STRAIGHT FROM THE DAILY VET WEBSITE:
Continue to add four years for every year your cat is fortunate enough to live past the age of twenty.
I won’t go into all the details of what is included in the guidelines, but it talks about the importance of wellness exams, nutrition and weight management, diagnostic testing (e.g., blood work, urinalysis, blood pressure checks, and fecal testing), behavior and environmental issues, parasite control, vaccinations, and dental care.
One interesting tidbit that I took away from reading the report is that "41% of people looking for their lost cats considered them to be indoor-only pets," and that "only about 2% of lost cats ever find their way back from shelters, a major reason being the lack of tag or microchip identification." I had no idea these statistics were this dismal.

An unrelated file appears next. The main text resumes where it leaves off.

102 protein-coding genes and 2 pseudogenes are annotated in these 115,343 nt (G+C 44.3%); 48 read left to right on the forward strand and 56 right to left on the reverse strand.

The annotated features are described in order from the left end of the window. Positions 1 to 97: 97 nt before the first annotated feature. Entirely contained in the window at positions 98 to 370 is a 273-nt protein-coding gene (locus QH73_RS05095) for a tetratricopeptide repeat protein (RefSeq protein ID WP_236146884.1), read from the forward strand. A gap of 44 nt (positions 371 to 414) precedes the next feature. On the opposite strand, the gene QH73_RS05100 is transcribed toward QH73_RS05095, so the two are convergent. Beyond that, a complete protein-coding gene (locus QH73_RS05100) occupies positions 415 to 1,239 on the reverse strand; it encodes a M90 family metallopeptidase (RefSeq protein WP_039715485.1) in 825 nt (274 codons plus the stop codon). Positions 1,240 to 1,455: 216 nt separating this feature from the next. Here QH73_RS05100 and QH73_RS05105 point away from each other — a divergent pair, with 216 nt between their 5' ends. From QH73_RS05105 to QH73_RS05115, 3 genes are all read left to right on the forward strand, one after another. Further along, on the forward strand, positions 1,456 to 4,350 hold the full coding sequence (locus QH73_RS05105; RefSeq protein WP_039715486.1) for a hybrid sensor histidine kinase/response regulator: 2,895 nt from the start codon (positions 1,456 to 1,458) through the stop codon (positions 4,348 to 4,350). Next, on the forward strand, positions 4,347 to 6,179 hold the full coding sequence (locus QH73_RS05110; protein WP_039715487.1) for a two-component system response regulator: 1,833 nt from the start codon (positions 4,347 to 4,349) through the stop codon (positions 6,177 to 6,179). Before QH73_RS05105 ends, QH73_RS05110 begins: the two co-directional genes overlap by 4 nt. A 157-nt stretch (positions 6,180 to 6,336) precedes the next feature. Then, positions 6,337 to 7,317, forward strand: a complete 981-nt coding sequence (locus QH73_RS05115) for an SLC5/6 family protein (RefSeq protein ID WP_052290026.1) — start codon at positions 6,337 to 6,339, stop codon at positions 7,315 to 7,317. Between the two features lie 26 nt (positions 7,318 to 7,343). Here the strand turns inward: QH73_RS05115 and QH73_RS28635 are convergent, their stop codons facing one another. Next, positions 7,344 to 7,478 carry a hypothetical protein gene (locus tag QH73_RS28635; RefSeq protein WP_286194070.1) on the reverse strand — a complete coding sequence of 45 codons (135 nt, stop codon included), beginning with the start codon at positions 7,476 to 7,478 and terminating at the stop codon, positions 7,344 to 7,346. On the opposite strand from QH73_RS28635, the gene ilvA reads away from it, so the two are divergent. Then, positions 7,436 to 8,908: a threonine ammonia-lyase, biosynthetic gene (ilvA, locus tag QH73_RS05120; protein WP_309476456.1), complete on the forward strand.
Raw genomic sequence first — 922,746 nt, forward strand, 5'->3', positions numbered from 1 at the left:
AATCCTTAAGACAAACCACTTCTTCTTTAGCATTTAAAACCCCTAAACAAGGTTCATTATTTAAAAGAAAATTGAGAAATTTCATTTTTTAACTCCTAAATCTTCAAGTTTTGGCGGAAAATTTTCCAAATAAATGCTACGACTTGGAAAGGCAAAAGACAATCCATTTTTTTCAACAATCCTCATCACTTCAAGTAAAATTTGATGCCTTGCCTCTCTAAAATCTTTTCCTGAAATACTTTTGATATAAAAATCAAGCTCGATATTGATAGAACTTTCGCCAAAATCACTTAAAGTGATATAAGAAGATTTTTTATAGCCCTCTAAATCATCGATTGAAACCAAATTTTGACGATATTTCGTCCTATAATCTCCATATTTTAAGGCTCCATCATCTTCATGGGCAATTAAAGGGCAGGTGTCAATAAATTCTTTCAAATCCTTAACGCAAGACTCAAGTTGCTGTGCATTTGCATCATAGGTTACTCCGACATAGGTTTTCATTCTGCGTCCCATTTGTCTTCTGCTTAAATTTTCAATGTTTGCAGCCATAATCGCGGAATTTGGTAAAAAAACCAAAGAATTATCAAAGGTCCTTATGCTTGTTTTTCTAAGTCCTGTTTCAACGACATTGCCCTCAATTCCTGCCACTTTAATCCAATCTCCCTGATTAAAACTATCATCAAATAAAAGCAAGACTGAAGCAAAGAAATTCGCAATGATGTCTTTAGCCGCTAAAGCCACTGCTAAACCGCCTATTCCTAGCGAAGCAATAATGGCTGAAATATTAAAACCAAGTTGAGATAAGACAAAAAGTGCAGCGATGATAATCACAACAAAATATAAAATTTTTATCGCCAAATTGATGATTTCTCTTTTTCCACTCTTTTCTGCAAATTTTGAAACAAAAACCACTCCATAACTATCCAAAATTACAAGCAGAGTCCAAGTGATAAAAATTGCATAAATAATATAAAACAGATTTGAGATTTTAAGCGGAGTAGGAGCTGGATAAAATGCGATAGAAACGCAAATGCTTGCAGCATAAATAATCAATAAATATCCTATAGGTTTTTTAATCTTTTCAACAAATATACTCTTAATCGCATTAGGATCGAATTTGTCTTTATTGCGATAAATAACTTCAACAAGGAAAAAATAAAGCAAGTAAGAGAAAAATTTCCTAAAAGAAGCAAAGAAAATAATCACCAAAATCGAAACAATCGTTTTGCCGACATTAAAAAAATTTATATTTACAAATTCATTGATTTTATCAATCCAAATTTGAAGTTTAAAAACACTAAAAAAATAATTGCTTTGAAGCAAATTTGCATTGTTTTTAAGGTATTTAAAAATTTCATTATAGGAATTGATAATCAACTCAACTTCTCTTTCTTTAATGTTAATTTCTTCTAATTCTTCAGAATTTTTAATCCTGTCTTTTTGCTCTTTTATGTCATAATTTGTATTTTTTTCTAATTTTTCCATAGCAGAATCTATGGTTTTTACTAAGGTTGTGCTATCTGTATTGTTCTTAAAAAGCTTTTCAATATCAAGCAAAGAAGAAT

The guidelines are aimed primarily at veterinarians, but take a look at them yourself if you want to know the reasoning behind your vet’s recommendations or even more importantly, to make sure your cat is getting the care that he or she deserves.
Dr. Jennifer Coates